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The Glass Bead Game (1943)

by Hermann Hesse

Other authors: See the other authors section.

MembersReviewsPopularityAverage ratingMentions
5,765811,233 (4.13)203
Set in the 23rd century, "The glass bead game" is the story of Joseph Knecht, who has been raised in Castalia, the remote place his society has provided for the intellectual elite to grow and flourish. Since childhood, Knecht has been consumed with mastering the Glass Bead Game, which requires a synthesis of aesthetics and scientific arts, such as mathematics, music, logic, and philosophy, which he achieves in adulthood, becoming a Magister Ludi (Master of the Game).… (more)

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» See also 203 mentions

English (72)  French (3)  Dutch (1)  Spanish (1)  Portuguese (1)  Danish (1)  Italian (1)  All languages (80)
Showing 1-5 of 72 (next | show all)
not my cup of tea ( )
  kakadoo202 | May 7, 2020 |
Para mi desgracia nada más empezar me pareció un tostón. Luego hay partes que molan mucho (obviamente, el juego de los abalorios que da título al libro se deja sin explicar, pues es imposible transcribir una reglas que permitan unir todo el conocimiento, científico y humanista). La vida del protagonista me dejó de interesar pronto y la apología humanista tampoco me convenció. Es como si todo me hubiera entrado torcido, no conseguí conectar con las intenciones del autor. ( )
  Remocpi | Apr 22, 2020 |
This novel is far more philosophical than most of my reading and I found it challenging to maintain my focus, struggling to really get to grips with its ideas. If the quest for a spiritual paradise is the ideal of humanism, Hesse makes the point through his account of the personal development of Joseph Knecht that such a paradise is doomed to collapse if it isolates itself from and fails to grapple with, the real world (whatever that is). He doesn't address the fact that this real world is a reflection of human nature and merely hints that it is human nature itself which dooms any such quest to failure.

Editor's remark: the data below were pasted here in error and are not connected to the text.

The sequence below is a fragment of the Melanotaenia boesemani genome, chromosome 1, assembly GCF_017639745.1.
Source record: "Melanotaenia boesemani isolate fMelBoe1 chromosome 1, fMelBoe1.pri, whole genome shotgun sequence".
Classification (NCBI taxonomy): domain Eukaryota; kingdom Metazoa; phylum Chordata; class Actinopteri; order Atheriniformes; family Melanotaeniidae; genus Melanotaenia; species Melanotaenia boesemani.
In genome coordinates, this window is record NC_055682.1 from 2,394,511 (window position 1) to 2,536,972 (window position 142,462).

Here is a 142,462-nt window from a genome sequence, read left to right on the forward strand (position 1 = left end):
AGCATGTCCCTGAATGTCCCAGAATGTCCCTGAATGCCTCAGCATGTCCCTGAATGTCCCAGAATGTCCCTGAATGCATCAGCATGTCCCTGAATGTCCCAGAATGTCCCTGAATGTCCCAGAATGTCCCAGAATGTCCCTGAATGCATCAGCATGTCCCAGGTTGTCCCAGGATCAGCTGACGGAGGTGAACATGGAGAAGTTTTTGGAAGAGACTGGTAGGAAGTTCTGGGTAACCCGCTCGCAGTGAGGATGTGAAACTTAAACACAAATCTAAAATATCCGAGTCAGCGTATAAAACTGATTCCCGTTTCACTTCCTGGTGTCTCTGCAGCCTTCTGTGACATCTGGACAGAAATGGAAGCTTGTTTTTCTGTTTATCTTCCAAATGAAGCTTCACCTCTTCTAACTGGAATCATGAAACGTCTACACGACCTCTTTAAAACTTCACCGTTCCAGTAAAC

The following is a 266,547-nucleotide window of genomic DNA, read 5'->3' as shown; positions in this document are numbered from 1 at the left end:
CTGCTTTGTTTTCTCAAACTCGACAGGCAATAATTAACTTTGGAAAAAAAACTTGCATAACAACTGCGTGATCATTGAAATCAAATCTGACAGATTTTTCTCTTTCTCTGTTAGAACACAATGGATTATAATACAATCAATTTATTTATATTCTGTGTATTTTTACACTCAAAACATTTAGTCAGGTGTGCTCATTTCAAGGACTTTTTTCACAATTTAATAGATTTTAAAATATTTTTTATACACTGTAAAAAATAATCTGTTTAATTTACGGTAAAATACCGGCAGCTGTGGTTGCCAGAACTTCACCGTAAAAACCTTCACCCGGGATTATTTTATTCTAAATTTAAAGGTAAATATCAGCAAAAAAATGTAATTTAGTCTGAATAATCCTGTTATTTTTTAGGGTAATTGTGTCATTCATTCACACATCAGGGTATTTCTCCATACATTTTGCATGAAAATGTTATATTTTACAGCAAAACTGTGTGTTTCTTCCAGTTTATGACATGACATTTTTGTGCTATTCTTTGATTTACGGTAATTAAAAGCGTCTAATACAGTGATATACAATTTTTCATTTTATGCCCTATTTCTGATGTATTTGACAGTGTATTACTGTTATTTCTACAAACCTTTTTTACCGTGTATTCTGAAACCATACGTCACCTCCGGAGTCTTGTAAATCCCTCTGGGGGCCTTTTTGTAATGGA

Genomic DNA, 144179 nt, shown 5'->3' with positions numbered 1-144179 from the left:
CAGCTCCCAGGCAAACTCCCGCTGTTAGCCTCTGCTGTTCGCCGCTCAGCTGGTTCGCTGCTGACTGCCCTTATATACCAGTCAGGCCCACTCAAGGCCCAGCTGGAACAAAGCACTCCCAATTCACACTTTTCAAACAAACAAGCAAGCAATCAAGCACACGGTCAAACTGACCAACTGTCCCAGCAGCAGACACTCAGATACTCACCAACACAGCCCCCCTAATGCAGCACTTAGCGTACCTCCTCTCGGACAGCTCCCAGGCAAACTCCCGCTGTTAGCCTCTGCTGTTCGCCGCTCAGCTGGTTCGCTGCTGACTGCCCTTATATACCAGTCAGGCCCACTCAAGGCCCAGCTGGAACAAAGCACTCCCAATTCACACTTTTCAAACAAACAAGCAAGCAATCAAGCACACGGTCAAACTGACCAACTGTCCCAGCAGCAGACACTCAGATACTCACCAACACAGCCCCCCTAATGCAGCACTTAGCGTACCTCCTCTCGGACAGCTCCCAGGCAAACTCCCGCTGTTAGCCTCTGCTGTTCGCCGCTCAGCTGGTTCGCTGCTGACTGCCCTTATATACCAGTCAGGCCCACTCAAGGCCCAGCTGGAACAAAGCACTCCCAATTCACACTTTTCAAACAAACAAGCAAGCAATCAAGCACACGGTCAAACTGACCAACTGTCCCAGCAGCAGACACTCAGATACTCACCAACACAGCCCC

Invited by Kiolkowski in his brief essay to laugh at the parody, the irony, I have to stop and ask myself, did I miss the joke? I got some of the play on names, but didn't find it that funny, I recognised the ironic tone around aestheticism and scholasticism(with the book title and the glass bead game itself, it is hard to overlook), not least in the pedantic complacent tone of the narrator. But it is so gentle that it slipped through my fingers whilst reading. For this reader at least, this is too close to a philosophy textbook to be fully appreciated as a novel. April 2020 ( )
  alanca | Apr 20, 2020 |
abandoned this shallow book.

Interesting to start with, then "Good boy does goody good'. Oh fuck off. ( )
  GirlMeetsTractor | Mar 22, 2020 |
The Audible version of this book has *terrible* narration. Returned the audiobook.
  CiaraCat | Jan 9, 2020 |
Showing 1-5 of 72 (next | show all)
> LE JEU DES PERLES DE VERRE, de Hermann Hesse (Calmann-Lévy), n'est pas un roman d'anticipation, mais une exploration de la vie intérieure. Il n'est pas question de savoir si la possibilité, dans un avenir proche ou lointain, de l'établissement d'une province où tous les raffinements de la culture se seraient réfugiés en une sorte de monachisme laïc est purement utopique et si, en réaction contre l'effusion de bestialité et de sottise, le jeu sublime des "perles de verre" peut devenir le symbole du salut de l'esprit humain.